The overview of the Scottish Wars of Independence and the international climate during the late 1290s started with the death of King Alexander III of Scotland from riding off a cliff.
Some believed it was murder, others thought it was bad luck, but we shall never know the truth.
This left the Scottish throne to his granddaughter, the Maid of Norway. Unfortunately, with the death of the maid of Norway, Queen Margaret 1290AD, the Scottish crown without an heir set off the events that would leave Scotland and northern England in 30 years of bloody war.
The conflict also contributed to England and France’s Hundred Year’s War.
Queen Margaret’s death left the throne to be contested by Robert Bruce, John Balliol, and John of Hastings descended from King David I of Scotland.
It’s important to understand that John Balliol had the best claim to the Scottish throne by descending from King David’s eldest daughter, with the second being Robert the Bruce and John Hastings.
Why did Scotland divisions over the succession, leading to war between the King of England and the King of Scots?
It is essential to mention that the King of England was not English and that the kings of Scotland were descendants of Norman French nobility mixed with the native Scottish nobility.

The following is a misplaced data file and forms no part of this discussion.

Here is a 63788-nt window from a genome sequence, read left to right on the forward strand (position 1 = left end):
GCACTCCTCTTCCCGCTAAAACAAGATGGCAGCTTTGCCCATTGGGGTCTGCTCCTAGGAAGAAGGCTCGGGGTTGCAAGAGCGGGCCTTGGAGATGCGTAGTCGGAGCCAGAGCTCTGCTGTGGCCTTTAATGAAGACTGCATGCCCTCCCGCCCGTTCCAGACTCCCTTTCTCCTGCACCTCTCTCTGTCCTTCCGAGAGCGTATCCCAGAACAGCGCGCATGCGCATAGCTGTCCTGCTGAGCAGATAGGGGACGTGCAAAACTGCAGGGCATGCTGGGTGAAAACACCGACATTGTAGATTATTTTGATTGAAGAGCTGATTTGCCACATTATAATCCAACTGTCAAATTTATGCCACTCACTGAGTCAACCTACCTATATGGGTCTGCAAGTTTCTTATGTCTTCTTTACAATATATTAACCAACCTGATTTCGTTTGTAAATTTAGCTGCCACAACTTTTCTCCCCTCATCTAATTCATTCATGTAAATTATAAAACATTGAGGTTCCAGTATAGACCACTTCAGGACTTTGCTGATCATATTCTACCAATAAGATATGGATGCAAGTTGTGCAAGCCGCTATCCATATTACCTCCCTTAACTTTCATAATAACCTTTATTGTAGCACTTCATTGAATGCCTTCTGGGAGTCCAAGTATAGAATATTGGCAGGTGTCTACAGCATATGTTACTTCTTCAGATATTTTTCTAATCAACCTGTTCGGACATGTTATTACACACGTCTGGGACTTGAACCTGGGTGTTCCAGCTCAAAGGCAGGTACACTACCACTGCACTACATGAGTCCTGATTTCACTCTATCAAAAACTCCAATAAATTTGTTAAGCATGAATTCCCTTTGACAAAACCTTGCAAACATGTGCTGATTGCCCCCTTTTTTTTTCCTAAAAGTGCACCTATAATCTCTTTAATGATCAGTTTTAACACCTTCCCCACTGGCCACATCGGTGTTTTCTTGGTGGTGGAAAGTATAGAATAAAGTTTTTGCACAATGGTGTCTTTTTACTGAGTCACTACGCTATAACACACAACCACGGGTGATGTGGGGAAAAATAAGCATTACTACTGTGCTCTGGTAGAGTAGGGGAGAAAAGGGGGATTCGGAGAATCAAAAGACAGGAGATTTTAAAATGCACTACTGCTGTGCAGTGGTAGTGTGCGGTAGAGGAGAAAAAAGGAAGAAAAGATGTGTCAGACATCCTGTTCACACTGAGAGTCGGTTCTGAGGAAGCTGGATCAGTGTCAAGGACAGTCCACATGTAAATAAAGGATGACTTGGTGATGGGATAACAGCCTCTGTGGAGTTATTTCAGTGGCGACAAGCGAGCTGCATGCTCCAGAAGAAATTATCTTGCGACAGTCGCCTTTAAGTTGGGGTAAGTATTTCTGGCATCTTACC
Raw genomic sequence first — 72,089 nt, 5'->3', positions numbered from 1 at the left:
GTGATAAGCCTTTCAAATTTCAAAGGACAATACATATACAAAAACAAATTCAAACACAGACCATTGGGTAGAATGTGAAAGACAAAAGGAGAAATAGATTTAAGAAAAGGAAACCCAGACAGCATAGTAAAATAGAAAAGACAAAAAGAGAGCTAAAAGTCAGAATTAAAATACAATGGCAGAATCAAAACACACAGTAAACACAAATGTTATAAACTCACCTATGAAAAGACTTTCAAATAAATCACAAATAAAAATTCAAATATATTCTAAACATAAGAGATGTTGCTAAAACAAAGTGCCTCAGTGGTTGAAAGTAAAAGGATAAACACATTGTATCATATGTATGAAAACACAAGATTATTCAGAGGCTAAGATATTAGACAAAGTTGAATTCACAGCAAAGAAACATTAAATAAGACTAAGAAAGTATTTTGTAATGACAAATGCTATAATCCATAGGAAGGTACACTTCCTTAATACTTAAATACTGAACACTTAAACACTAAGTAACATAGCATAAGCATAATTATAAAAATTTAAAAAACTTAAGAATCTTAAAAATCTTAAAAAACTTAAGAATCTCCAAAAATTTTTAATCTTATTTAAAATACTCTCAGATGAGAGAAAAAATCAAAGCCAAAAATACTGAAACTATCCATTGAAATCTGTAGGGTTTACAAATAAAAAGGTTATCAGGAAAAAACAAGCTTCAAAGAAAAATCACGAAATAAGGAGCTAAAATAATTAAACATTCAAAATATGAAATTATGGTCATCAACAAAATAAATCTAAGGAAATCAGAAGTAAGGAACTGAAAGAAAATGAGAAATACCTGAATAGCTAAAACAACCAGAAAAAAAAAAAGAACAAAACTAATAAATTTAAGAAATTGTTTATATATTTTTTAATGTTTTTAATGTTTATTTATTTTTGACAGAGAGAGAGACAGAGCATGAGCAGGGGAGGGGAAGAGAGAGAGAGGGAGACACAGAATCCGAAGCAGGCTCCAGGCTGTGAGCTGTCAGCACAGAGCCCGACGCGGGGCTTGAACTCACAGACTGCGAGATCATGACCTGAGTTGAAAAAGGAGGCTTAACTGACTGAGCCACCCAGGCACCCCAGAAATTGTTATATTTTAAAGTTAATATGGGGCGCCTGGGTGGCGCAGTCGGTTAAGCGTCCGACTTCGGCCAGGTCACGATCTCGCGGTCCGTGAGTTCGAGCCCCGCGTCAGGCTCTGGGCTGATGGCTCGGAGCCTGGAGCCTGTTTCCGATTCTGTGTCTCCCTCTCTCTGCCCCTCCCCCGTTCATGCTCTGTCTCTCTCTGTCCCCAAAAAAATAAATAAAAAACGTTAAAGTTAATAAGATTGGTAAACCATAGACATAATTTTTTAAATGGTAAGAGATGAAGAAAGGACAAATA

I make this point because today, the Scottish War of Independence has become a nationalistic symbol of English tyranny, which is historical nonsense.
I think it is essential to divorce ourselves from contemporary events to understand the history and past people’s motivations.
We must remember that medieval peoples are strongly religious and had no concept of nationalism.
Proto-nationalism nationalism only developed in the beginnings of the 13th and 14th centuries, which grew during the Hundred Years War and the Protestant Reformation in the 16th century.
Why does the King of England want Scotland?
During the time of Edward the Elder and his son Athelstan the first King of the English, the Welsh princes and King of Scots, who had not yet unified the whole of Scotland in the 10th century, owed the house of Wessex, the descendants of Alfred the great homage.
Homage in a feudal society is where someone, be they a Knight, peasant, or great Lord who is a king, prince, or vassal, owes their overlord’s services (best to think of crusader kings game is the best example I can think to explain the feudal contract) so if the kings of Scotland own the kings of England homage why did this relationship breakdown the answer that is both simple and complicated.
So, for this article, I will say Richard the Lionheart sold Scotland’s homage back to King William I of Scotland called the lion back to Scotland.
(Read the King of the North Wind King of the North Wind: The Life of Henry II in Five Acts by Claudia Gold if you wish to know about the decline and fall of the Angevin dynasties).
Battle of Bannockburn, 1314 ⚔️ First War of Scottish Independence Video Created by Battle March and has 1,158,488 views.
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